A fracton is an unusual new type of emergent quasiparticle found in various condensed matter systems.  Fractons are characterized by a set of mobility restrictions, which force isolated fractons to be strictly immobile, while certain bound states of fractons remain free to move.  This behavior leads to a variety of unusual phenomenology, such as non-ergodic and gravitational behavior, and may lead to advances in quantum memory storage.  In this talk, I will give a broad overview of the field of fractons, including both introductory material and recent advances.  I will describe the basics...

Critical pattern formation at the Mott metal-insulator transition

Speaker(s): 
Erica Carlson
Dates: 
Monday, November 2, 2020 - 4:00pm

Joint Pitt/CMU Colloquium

Critical pattern formation at the Mott metal-insulator transition

Abstract:

I discuss the critical pattern formation of metallic and insulating nanoscale domains observed in NdNiO3 and VO2, via scanning near-field optical microscopy. The electronic phase transitions of these materials hold promise for novel ways to encode and process information, of interest for developing memristors and neuromorphic devices. Using theoretical tools from fractal mathematics and disordered statistical mechanics, we use the rich spatial information of this...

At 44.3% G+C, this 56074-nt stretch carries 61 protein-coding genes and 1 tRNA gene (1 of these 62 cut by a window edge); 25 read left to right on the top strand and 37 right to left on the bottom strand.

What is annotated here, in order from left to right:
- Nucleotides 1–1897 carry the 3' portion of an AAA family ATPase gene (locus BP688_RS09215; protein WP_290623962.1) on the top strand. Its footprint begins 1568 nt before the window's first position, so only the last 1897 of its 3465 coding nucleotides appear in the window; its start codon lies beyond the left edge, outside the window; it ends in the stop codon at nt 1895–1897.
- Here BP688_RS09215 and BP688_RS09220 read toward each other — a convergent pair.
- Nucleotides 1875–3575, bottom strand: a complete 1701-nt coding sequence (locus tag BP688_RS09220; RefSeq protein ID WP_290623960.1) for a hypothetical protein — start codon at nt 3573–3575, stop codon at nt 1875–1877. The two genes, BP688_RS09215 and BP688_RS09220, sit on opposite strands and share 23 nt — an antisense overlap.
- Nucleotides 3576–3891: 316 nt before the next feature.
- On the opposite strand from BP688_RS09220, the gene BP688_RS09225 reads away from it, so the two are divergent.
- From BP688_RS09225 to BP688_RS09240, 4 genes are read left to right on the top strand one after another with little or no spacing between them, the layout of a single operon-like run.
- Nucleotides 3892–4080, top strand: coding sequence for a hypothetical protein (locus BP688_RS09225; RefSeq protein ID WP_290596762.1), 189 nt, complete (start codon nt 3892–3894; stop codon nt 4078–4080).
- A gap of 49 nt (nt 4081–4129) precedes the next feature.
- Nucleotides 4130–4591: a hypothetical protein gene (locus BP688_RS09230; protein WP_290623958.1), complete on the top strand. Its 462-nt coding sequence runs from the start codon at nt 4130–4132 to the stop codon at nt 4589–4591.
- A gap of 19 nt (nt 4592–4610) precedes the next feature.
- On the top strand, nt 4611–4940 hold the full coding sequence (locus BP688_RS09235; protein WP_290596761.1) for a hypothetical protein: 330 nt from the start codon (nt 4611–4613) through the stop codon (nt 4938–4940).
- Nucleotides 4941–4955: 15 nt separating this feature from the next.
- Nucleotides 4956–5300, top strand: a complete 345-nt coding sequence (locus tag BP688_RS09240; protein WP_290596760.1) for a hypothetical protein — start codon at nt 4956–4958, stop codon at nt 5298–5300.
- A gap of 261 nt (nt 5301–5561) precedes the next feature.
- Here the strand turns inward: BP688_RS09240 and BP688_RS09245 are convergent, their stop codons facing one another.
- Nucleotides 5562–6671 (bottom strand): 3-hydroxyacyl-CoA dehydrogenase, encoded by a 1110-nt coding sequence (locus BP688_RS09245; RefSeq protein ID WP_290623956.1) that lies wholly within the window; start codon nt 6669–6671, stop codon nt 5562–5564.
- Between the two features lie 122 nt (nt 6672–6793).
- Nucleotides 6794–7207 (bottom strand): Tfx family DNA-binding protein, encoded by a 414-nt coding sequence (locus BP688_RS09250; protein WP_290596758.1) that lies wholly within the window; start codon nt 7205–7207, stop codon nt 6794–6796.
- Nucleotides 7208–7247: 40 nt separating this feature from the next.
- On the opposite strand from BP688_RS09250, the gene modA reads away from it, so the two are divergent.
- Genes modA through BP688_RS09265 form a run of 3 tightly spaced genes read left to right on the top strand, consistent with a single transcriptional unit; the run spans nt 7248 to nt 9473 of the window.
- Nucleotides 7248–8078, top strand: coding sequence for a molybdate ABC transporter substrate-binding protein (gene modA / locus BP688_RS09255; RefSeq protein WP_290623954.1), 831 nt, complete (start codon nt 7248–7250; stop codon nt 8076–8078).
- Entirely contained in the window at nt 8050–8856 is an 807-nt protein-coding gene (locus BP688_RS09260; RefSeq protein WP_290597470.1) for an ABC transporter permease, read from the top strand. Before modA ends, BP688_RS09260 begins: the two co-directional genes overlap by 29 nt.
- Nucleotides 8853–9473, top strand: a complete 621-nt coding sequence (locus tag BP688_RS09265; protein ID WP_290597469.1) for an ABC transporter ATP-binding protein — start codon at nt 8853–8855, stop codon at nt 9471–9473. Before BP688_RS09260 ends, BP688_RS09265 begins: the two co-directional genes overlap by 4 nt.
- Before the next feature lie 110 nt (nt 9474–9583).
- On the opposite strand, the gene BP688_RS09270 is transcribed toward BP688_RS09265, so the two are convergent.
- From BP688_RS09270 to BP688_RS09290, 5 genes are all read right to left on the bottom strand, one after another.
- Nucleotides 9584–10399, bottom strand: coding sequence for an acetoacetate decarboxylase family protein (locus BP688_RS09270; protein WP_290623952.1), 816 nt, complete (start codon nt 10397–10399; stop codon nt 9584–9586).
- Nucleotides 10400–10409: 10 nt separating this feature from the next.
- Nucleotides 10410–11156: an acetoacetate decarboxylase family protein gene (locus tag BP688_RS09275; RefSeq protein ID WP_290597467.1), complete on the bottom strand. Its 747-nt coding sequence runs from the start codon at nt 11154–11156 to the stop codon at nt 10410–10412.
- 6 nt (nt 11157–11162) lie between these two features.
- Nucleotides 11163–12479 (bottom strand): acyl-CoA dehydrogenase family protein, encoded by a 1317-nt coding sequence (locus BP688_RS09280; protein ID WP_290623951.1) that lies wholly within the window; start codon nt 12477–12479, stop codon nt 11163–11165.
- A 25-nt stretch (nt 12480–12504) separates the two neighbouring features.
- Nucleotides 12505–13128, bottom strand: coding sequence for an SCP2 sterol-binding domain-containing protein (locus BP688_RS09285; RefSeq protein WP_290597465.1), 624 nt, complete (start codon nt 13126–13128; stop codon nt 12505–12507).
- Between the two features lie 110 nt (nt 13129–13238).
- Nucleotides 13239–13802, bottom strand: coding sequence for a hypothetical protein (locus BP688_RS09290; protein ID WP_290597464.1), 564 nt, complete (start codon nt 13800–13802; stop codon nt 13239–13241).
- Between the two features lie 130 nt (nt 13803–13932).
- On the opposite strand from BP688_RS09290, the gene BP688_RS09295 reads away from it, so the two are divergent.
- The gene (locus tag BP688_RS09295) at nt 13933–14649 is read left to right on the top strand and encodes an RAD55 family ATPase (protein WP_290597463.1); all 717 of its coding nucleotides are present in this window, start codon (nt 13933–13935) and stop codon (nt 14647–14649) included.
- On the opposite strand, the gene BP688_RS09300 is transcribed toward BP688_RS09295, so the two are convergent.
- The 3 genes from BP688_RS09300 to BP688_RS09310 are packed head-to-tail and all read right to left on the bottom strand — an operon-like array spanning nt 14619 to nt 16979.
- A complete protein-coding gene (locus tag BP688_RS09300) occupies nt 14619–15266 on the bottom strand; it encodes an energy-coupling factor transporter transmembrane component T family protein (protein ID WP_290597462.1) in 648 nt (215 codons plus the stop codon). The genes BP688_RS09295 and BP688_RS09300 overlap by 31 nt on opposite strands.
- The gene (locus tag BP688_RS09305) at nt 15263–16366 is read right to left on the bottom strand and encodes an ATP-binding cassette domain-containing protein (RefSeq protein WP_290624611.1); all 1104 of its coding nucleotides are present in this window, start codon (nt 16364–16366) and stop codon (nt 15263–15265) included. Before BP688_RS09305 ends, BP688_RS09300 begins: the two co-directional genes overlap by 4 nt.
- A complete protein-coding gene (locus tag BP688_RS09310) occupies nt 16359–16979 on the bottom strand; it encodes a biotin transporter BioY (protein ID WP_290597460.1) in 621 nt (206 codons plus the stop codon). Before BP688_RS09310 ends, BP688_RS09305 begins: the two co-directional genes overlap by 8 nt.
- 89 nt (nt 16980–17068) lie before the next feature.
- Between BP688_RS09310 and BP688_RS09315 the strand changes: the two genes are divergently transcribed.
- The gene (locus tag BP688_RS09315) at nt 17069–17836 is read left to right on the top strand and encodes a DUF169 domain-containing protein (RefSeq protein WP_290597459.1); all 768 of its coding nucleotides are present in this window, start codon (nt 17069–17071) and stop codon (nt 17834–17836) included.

Fractionalized excitations in the quantum Hall effect

Speaker(s): 
Roger Mong
Dates: 
Monday, October 5, 2020 - 4:00pm

Joint Pitt/CMU Colloquium

Fractionalized excitations in the quantum Hall effect

 

Abstract:

One of the basic tenets of Condensed matter Physics is the classification of matter into phases exhibiting certain universal behaviour.  Examples of phases of matter include crystalline solid, superconductor, and ferromagnet.  A new class of materials was discovered in the recent decades, called topological phases, which challenges the conventional paradigms regarding phases of matter.  Contrast to the conventional phases, topological phases possess...

What does it Take to Build a Quantum Computer

Speaker(s): 
Chris Lirakis
Dates: 
Thursday, October 1, 2020 - 4:00pm

Abstract: IBM has been working on realizing a quantum computer since the idea first surfaced in 1982. Early instantiations were photon-based and proved that indeed bit like information could be stored in a quantum state. Since then many different modalities have sprung up, Trapped Ions and Superconducting qubits being the most popular. The IBM systems are on the path to error correction. However, we still have a long way to go. The path to success will be paved by wide scale acceptance and training in these using this new computational paradigm. All manner of expertise will be important on...